The importance of property rights is foundational to Budd-Falen’s worldview. In 2011, at a Constitutional Sheriffs panel event in Yreka, California, she said that all rights in the U.S. Constitution are “based on the right of ownership of private property.” This interpretation stems from an established school of thought in which property rights hold a supreme position in the Constitution, says Gregg Cawley, a professor of environmental politics at the University of Wyoming. In this view of the Constitution, Cawley says: “‘Property’ was a kind of short hand symbol for everything an individual needed to live their life as they wanted…. a ranch is ‘property’ in the sense of land but (that ranch) is also a means for the owners to secure their ‘rights’ to ‘life, liberty, and the pursuit of happiness.’”
This exalted view of property rights inspires Budd-Falen’s work in defense of ranchers. She has spent much of her career defending ranchers’ rights to water, easements, and grazing federal land. Early in her career, Budd-Falen took on a client who is now one of the West’s most notorious cattlemen, Cliven Bundy of Bunkerville, Nevada, over a grazing rights dispute. Bundy is now known for leading an armed standoff against federal agents in 2014 over his illegally grazing cattle. Back in the early 1990s, he was just one of about a dozen southern Nevada ranchers Budd-Falen represented in court.
After the Mojave desert tortoise was listed under the Endangered Species Act, the BLM required southern-Nevada ranchers remove their cattle from sensitive habitat. Budd-Falen fought the agency in court and won. But the BLM made the same demand the following year, and ranchers (all except Bundy) decided to take buy-outs or move their operations elsewhere. Budd-Falen worked with the ranchers during that process. Ultimately, she said, “I am completely satisfied with what happened.” She added that her job was to “make sure that when the BLM and the county approached these ranchers, they weren’t forcing someone to sell or move who really didn’t want to.”
Local input on land use plans has long been a Budd-Falen bailiwick. She advocates for city and county officials to have more opportunity to influence management of federal resources — a cause many Westerners get behind. (When she’s not representing individuals in the courtroom, Budd-Falen spends about a third of her time advising Western counties on land use plans.) Budd-Falen’s opponents say some tactics she deployed to achieve that goal come close to giving counties too much power over federal decisions and dangerously echo her work in the early 1990s, in what’s known as the “county supremacy movement.”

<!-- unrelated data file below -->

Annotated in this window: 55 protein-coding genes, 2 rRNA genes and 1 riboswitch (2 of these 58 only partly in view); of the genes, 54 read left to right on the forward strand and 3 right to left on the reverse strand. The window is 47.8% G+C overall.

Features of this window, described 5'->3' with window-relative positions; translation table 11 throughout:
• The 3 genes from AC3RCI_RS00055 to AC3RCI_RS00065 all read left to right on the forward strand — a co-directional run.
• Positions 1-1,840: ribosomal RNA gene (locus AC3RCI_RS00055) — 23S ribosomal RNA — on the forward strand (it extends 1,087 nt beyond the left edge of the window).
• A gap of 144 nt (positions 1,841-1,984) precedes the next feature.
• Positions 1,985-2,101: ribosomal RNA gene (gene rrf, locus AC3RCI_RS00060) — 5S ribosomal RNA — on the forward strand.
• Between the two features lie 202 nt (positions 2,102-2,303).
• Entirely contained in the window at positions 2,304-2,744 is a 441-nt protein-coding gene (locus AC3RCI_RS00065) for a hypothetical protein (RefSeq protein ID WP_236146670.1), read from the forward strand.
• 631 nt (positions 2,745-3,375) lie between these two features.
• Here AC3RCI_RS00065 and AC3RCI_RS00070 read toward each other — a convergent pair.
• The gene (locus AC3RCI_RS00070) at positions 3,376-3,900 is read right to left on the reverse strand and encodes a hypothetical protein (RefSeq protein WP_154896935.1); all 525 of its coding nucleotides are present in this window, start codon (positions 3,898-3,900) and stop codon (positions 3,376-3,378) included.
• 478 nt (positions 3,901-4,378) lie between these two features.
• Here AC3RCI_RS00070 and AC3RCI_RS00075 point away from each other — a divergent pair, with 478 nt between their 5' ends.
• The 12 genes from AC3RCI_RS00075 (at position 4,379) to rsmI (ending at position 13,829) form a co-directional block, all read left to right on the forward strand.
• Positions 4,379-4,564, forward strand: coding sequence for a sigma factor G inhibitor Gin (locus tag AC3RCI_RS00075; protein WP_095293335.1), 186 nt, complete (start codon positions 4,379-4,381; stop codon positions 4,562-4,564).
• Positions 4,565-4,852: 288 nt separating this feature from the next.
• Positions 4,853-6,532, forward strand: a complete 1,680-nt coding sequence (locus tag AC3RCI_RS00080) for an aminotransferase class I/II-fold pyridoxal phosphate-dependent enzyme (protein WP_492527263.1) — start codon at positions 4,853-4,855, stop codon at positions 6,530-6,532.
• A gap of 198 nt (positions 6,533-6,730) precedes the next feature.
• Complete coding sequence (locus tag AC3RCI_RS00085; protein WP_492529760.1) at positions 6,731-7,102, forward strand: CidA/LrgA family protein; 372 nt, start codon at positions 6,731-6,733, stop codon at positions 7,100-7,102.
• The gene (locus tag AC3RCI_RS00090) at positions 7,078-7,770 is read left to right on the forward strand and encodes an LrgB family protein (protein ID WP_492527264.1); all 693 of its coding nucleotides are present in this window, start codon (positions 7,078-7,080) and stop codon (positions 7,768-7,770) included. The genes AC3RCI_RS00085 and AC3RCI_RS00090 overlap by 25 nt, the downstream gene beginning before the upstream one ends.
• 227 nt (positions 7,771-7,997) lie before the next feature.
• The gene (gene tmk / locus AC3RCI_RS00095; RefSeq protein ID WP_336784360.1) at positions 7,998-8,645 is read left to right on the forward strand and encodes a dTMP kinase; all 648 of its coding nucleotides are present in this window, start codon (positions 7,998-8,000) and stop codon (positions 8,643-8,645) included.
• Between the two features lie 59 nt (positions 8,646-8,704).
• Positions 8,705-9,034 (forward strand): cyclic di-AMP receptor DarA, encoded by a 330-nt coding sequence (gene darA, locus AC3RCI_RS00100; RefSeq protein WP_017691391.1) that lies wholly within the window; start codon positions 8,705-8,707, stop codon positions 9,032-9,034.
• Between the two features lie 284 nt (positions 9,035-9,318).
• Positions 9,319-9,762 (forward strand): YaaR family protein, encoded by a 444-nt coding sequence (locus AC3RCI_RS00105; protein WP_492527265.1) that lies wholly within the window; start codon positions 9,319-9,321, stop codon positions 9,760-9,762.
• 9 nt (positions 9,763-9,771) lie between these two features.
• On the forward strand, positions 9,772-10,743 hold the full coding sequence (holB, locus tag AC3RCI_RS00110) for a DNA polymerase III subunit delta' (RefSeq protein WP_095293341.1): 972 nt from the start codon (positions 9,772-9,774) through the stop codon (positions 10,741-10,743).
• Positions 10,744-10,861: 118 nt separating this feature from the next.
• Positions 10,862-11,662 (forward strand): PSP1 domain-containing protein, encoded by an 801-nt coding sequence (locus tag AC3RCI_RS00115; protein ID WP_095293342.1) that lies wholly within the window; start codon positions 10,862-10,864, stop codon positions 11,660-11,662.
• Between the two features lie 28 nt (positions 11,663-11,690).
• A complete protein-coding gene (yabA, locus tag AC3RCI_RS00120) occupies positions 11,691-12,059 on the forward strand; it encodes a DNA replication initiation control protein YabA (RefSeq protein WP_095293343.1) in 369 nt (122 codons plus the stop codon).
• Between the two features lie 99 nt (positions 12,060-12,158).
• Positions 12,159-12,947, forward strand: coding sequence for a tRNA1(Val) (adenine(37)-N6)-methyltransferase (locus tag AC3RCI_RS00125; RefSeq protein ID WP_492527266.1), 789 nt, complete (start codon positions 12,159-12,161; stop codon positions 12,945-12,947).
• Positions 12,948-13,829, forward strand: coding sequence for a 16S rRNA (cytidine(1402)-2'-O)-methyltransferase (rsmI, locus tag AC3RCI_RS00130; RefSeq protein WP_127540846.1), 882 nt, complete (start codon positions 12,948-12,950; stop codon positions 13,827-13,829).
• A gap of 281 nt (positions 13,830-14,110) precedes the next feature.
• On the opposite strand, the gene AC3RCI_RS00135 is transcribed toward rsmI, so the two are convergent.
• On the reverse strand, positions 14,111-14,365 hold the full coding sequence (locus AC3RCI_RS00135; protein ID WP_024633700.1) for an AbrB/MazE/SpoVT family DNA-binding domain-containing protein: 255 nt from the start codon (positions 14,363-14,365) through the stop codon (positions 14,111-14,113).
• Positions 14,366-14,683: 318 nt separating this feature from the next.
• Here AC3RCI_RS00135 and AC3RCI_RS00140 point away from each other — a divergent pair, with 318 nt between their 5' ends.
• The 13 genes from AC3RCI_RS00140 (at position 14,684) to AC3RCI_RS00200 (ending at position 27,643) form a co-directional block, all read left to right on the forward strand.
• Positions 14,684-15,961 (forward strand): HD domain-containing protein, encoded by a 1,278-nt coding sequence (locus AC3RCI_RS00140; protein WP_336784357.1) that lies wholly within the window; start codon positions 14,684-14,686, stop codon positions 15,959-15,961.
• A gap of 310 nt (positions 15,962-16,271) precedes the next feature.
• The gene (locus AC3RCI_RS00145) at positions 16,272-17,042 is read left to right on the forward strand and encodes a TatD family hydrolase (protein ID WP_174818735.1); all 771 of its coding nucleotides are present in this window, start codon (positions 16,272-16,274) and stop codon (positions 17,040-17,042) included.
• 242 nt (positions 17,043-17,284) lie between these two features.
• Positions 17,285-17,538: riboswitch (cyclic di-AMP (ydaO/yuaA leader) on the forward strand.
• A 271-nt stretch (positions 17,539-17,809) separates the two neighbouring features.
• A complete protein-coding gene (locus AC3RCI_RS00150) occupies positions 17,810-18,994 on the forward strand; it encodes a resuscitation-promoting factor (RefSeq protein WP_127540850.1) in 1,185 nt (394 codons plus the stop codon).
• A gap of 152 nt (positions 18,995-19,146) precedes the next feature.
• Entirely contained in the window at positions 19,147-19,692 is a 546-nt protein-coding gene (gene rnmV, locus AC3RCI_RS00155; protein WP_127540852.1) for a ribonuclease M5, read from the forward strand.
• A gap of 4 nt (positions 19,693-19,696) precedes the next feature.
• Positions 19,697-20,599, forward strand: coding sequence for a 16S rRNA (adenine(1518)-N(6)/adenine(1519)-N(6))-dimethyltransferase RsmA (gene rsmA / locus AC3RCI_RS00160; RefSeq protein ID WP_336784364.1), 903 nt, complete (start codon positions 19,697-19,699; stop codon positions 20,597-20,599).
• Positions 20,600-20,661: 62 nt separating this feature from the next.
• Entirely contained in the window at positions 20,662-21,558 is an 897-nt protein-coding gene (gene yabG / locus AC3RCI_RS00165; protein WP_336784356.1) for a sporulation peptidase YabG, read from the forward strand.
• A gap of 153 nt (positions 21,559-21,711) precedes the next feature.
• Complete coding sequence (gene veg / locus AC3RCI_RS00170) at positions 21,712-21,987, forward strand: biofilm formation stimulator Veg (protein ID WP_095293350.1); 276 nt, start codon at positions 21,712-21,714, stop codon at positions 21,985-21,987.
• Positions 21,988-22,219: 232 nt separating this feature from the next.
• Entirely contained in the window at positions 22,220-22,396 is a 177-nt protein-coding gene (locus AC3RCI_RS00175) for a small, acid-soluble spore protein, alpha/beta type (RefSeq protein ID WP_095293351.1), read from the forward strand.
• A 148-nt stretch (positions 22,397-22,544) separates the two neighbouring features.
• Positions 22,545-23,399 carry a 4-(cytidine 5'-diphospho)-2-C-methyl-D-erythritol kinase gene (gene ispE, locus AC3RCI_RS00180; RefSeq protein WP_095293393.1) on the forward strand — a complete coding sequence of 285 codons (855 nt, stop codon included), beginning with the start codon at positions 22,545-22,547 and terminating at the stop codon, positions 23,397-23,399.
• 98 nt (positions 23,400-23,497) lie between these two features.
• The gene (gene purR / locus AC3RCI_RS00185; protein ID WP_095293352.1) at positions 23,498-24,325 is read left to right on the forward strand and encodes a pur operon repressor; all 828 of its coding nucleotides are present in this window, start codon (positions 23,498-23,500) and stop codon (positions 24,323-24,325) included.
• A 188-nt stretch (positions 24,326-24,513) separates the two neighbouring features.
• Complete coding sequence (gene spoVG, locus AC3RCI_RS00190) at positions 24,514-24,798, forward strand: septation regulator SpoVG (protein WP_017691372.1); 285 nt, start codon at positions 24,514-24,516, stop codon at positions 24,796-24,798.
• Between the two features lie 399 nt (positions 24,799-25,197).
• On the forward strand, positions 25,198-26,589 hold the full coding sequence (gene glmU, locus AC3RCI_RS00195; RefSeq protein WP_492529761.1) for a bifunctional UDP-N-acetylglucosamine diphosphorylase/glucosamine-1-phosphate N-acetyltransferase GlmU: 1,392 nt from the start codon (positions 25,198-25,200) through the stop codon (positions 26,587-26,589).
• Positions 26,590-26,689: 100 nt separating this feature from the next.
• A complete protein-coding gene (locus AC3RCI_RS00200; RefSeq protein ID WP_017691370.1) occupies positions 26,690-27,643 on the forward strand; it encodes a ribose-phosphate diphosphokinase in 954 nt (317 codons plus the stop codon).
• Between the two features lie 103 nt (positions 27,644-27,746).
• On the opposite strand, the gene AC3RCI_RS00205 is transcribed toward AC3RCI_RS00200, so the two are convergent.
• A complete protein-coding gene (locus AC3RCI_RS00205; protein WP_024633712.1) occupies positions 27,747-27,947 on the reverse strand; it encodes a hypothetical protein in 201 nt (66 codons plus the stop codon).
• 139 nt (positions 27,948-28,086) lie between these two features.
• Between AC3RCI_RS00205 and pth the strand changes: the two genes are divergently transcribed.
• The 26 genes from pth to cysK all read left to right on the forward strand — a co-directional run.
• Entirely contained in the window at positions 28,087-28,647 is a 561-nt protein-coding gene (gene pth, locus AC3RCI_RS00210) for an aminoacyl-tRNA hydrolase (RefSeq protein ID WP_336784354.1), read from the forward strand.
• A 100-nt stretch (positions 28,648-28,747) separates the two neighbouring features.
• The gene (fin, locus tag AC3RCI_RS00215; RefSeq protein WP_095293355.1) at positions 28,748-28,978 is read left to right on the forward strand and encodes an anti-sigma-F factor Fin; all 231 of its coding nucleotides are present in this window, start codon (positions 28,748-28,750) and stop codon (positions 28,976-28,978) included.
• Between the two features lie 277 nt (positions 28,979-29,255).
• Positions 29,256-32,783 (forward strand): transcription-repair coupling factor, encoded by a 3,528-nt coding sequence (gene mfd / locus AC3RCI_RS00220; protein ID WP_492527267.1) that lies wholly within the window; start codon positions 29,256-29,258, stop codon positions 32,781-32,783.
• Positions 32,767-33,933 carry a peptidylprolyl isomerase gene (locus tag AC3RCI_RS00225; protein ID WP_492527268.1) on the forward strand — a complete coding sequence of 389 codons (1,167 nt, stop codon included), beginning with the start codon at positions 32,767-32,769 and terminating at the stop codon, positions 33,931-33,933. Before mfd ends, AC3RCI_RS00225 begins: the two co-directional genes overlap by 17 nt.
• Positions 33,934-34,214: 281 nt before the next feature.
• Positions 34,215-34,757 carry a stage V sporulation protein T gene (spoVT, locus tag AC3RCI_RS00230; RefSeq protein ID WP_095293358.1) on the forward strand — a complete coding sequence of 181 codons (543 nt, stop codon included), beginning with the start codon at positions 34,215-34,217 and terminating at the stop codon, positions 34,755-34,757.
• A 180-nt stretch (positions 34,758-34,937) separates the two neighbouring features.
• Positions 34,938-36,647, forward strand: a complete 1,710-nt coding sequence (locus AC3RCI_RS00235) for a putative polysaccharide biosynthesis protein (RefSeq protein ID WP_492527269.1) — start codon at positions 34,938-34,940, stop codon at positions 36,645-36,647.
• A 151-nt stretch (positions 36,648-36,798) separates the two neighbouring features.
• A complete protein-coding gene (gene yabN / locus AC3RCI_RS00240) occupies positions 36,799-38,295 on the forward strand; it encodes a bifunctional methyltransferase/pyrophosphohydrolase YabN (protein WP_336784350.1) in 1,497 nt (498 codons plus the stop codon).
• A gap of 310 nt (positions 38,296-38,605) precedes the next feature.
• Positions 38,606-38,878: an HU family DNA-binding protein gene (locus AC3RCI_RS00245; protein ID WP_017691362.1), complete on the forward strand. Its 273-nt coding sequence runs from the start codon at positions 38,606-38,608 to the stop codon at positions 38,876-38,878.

Budd-Falen has been a leader in that movement, which suggested that the authority of local officials could trump federal agencies, even on federally managed land. The movement was very active in Catron County, New Mexico, where Budd-Falen helped write ordinances later replicated in counties across the West. Her model plan stated that, “Federal and state agents threaten the life, liberty, and happiness of the people of Catron County” — a viewpoint much decried by her critics. Nada Culver, director of the Wilderness Society’s BLM action center, called that view “irreconcilable with the BLM’s obligation and authority to manage the public lands for all Americans.” Culver also said in an email: “While the BLM is required to give local governments a seat at the table (and does so), the agency is also required to take into account the input of other agencies, to consult with sovereign Tribal nations and to consider public comment. Listening only to counties would undermine the BLM’s responsibilities.”
Budd-Falen’s county-centric views also resemble the “constitutional sheriff” ideology, which describes elected sheriffs as the supreme law of the land, beyond the federal government’s control. Sheriffs who hold this view often butt heads with federal land agencies in the rural West. Critics of Budd-Falen say putting a constitutional-sheriff sympathizer in charge of one of their main adversaries, the BLM could embolden a growing set of anti-government militia to defy federal law.
Her supporters, however, say Budd-Falen’s views could actually bring balance to law enforcement beefs. Brent Tanner of the Utah Cattlemen’s Association said having Budd-Falen at the helm of the BLM could be a boon to ranchers at odds with BLM rangers. “There will be a less volatile spirit between any confrontations that come along,” Tanner said. “If there’s a problem and a local sheriff comes up… generally the local people will say, ‘OK.’ But if you get a mandate from a federal individual you don’t know, it puts up more of a barrier and creates a different feeling.”
Professor Cawley also predicts Budd-Falen could have an ameliorative effect on ranchers’ interactions with federal law enforcement, but for different reasons. Historically during periods of conservative leadership at the Interior Department and BLM, the Sagebrush Rebellion has quieted, which could happen under Budd-Falen. “I think it leads to a reduction in some of the conflict and the tension because ranchers are of the impression that the federal officials now are more sympathetic to their interests,” Cawley said.
There’s a lot still undecided about the immediate future of the BLM. Zinke has said the agency will undergo a “bold restructuring,” though it’s not yet clear what that will mean. Rumors have circulated about possibly moving BLM headquarters to the West and even changing its management organization away from states and aligned with watersheds, E&E News in December.
In response to questions about when to expect a permanent BLM director, Heather Swift, an Interior spokesperson said last month, “the department has nothing to announce on nominations at this time.” For now, Budd-Falen still has an outside chance of being nominated to a position. She told E&E News she would was torn about the idea of leaving Wyoming to oversee the BLM. “If the president and the secretary of Interior were to ask me to serve,” she said, “I’d have to seriously, seriously consider that.”
Tay Wiles is an associate editor at High Country News and can be reached at firstname.lastname@example.org.